class of principle purchasers (truck drivers and fleet operators). In KeyStone Retaining
Wall Sys., Inc. v. Westrock, Inc., 997 F.2d 1444 (Fed. Cir. 1993), in the context of a
block design patent, the Court did the same, that is, narrowed the class of principle
purchasers by narrowing the products at issue, concluding that the "ordinary observer"
was a purchaser of the patented block, not a purchaser of the unpatented wall. /d. at
6. Which brings us to Arminak, a case between two parties in the business of
selling trigger sprayers to producers of liquid household products. The design patents
at issue were directed to a component part of the trigger mechanism, called the shroud.
In its analysis of the "ordinary observer" test, the Federal Circuit explained that it was
[t]he industrial purchaser of the trigger sprayer shrouds for manufacturing
assembly [who "uses"] the shrouds -to cover trigger sprayer
mechanisms that are assembled with the bottle, the bottle's cap, the liquid
contained in the bottle, and the label on the bottle, all of which assembled
together create the retail product. Consequently, the purchaser of the
patented and accused designs in this case is the purchaser of one of a
retail product's component parts that is thereafter assembled with other
parts to make the retail product. To hold that such a purchaser is the
appropriate hypothetical ordinary observer fits squarely with our precedent
that the ordinary observer is a person who is either a purchaser of, or
sufficiently interested in, the item that displays the patented designs and
who has the capability of making a reasonably discerning decision when
observing the accused item's design whether the accused item is
substantially the same as the item claimed in the design patent.
501 F.3d at 1323. The Court concluded that the "ordinary observer of the sprayer
shroud designs at issue in this case is the industrial purchaser or contract buyer of
sprayer shrouds for businesses that assemble the retail product from the component
parts of the retail product bottle, the cap, the sprayer tube, the liquid, the label, and the
trigger sprayer device atop the cap, so as to create a single product sold to the retail
consumer." /d. In short, the ordinary observer was "the contract or industrial buyer for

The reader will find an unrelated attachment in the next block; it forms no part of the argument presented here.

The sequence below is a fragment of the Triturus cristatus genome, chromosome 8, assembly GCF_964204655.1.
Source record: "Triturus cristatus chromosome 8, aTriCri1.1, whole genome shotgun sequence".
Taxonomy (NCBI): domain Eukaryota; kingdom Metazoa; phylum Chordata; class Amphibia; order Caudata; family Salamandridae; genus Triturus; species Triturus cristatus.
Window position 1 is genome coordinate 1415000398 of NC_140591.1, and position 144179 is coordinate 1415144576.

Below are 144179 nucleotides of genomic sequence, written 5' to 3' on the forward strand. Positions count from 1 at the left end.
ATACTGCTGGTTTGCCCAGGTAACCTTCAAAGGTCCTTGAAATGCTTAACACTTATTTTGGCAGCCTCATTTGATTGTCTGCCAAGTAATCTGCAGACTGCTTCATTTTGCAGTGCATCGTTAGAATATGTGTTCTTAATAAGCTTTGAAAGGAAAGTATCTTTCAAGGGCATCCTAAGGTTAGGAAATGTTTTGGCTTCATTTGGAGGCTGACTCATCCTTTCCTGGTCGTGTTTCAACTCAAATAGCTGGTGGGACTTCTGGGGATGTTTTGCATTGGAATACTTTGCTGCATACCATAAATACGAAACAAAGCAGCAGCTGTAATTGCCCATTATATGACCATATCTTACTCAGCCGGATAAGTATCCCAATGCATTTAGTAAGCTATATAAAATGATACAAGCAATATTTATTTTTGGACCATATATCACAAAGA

companies that purchase the stand-alone trigger sprayer devices, not the retail
purchasers of the finished product." /d. at 1324.
7. With this background, API argues that, because the accused design is for "an
ordinary, but empty, six-sided folding box," the "empty box of the '719 [p]atent[ 1] is
merely a component part of the packaging for the product contained within (bags),
ultimately sold as a fully packaged and assembled unit at retail." (0.1. 84 at 3, 4)
According to API, the "ordinary observer" in the case at bar should not be the retail
consumer of the product when it is merchandised in the store, but "the industrial
purchaser or contract buyer ... for businesses that assemble the retail product" (0.1. 84
at 1), to wit, API.
U.S. Patent No. 0569,719 S, entitled "Product Container" ("the '719 patent").
8. I suggest that the facts at bar have not been specifically addressed by the
Federal Circuit, and that they fall somewhere between the facts analyzed in Goodyear
(where the accused design was an integral part of the retail product itself) and those
analyzed in Arminak (where the accused design was only one of many component
parts of the packaging of the retail product). In this regard, I respectfully disagree with
API's contention that I have erred "as a matter of law" in my identification of the
"ordinary observer" in this case. I certainly recognize that the retail consumer is not
buying the box itself as a stand-alone product (as the consumer in Goodyear was
buying the truck tire). Nevertheless, the box design at issue could contain anything; the
retail products within are fungible to at least some extent. Unlike the sprayer shroud in